Asked to predict a 100m race between current stars Saab, Roberts and Addo-Carr, Fabri said: “At the 40 metre mark, I think the ‘Jet’ would be in front, then by the 70 metre mark, ‘Fox’ would be in front but at the 100 metre I think Saab would win.
“‘Jet’ would run last, Fox would run second.”
After combining opinion with research, Fabri drew up a list of the fastest rugby league players – and their speeds – and rated Saab number one. Fabri listed former champion players Cleary and Irvine third and fourth behind Saab and Addo-Carr.
“The reason we got such a good result with Saab last year was that he had that turmoil with St George (last year) and he had a period in a limbo. Because of that, I got to have to nine weeks with him,” Fabri said. “He was coming three days a week.
“If I can get the same amount of time with him this year as I did last year then we’re going to go pretty close to fulfilling the statements I have just made for the start of next season.”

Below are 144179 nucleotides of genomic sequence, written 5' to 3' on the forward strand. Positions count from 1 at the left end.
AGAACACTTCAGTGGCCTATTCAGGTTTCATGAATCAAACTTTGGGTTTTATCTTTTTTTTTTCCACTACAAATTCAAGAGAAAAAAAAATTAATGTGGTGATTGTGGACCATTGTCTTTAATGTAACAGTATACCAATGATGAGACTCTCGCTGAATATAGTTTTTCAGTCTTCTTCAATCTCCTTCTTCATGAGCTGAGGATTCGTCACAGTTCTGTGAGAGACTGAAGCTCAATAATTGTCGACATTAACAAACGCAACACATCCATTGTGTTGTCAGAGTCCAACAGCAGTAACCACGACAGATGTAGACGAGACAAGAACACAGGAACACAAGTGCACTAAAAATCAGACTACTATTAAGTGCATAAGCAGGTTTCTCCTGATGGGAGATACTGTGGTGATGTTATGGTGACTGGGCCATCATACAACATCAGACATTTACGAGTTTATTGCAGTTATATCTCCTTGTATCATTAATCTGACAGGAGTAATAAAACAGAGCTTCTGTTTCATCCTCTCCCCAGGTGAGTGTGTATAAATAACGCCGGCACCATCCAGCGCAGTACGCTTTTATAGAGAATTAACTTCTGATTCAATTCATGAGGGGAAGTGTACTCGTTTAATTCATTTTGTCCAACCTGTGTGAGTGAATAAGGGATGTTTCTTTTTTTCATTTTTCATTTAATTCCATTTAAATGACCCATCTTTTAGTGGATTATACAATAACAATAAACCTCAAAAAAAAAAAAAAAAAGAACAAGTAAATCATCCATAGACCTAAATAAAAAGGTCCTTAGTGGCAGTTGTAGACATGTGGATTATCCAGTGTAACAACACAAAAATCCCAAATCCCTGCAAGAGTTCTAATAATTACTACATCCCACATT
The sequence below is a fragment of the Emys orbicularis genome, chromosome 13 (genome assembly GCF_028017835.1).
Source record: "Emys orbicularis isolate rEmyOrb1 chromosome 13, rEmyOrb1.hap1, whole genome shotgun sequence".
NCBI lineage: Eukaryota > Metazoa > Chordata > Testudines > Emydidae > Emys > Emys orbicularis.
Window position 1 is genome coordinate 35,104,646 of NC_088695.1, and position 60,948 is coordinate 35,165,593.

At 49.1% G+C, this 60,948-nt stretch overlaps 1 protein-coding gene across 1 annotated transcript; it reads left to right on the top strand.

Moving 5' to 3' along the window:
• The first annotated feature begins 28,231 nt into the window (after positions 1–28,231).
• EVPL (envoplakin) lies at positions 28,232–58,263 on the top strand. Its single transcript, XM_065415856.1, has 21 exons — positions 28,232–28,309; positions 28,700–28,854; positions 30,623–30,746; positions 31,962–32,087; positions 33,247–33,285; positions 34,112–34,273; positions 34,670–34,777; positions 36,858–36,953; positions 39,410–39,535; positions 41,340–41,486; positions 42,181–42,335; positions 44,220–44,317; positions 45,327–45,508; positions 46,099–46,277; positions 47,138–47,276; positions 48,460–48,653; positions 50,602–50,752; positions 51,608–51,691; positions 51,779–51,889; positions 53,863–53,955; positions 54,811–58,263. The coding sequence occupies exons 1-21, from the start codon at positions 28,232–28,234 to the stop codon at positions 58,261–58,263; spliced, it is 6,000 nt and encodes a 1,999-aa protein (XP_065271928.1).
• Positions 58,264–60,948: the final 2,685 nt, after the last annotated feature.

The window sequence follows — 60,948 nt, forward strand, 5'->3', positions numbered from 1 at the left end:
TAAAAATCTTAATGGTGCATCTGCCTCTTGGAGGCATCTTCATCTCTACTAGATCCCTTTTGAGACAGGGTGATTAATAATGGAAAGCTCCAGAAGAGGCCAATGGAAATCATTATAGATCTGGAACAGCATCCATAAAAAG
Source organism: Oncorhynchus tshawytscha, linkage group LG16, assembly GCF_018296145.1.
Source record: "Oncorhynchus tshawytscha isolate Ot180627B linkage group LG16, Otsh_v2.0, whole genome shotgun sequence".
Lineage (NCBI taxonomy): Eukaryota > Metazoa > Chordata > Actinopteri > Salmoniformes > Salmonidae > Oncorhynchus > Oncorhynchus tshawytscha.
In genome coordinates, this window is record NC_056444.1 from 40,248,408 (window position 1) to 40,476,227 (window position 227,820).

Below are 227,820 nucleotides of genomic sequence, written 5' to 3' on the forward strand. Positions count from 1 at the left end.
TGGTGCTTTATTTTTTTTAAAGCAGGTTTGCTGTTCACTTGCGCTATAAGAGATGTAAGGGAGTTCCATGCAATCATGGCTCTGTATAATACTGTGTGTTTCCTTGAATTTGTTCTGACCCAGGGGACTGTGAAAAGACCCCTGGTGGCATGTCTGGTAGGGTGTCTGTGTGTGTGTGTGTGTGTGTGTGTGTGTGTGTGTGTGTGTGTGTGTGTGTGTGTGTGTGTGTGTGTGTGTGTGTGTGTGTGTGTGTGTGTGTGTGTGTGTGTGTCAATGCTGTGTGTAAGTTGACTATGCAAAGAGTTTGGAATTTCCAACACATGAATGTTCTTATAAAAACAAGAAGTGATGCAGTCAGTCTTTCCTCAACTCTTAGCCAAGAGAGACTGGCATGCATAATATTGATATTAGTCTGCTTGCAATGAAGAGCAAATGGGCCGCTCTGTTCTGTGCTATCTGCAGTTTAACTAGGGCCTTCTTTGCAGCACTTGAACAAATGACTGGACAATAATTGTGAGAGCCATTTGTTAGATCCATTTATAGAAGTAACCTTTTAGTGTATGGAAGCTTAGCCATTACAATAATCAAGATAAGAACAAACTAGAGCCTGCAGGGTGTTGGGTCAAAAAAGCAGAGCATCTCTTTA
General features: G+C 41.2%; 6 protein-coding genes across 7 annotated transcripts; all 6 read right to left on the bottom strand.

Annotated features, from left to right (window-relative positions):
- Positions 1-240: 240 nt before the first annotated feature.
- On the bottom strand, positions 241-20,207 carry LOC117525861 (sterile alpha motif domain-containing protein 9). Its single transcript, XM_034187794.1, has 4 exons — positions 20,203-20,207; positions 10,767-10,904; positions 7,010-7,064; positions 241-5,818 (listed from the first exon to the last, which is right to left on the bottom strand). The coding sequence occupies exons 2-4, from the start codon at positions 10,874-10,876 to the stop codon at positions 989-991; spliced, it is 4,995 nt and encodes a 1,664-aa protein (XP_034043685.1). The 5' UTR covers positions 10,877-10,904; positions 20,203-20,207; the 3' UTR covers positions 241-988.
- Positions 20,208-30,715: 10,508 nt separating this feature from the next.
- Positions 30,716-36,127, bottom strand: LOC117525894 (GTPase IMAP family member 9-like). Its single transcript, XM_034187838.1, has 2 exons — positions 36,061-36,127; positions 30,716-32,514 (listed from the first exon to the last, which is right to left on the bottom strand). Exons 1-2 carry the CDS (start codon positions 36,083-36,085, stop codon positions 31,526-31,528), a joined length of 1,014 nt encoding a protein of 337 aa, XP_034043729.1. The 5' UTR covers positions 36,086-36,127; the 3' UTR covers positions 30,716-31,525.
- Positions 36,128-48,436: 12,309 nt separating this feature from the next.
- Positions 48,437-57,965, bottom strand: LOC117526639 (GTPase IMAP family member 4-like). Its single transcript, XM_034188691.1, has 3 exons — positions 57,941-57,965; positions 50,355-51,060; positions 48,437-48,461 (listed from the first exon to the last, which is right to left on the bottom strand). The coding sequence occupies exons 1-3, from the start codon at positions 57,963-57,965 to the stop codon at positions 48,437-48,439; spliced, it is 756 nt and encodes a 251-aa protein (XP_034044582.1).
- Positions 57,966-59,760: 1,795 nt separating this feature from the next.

Oudenryn beat Offiah – here touring with the Great Britain squad - in a foot race at Parramatta Stadium during 1992.
Lee Oudenryn (Parramatta, with ball) breaks away from John Plath (L, Brisbane) 17 July 1994

Lee Oudenryn (Parramatta, with ball) breaks away from John Plath (L, Brisbane) 17 July 1994
 

FOOTY FLYERS - TOP SPEED OVER 100m​

1 Jason Saab (39 km/hr)
2 Josh Addo-Carr (38.1km/hr)
3 Mike Cleary (37.8 km/hr)
4 Ken Irvine (37.7 km/hr)
5 Darren Clark (36.5 km/hr)
6 Shane Whereat (36.1 km/hr)
7 James Roberts (35.9 km/hr)
8 Martin Offiah (35.8 km/hr)
9 Lee Oudenryn (35.7 km/hr)
^ Predicted top speeds and educated opinion of sprint coach Roger Fabri
Interesting, but I don't think Saab would be faster than Irvine who ran 100 yards in 9.3 (@ 10.2 for 100 metres).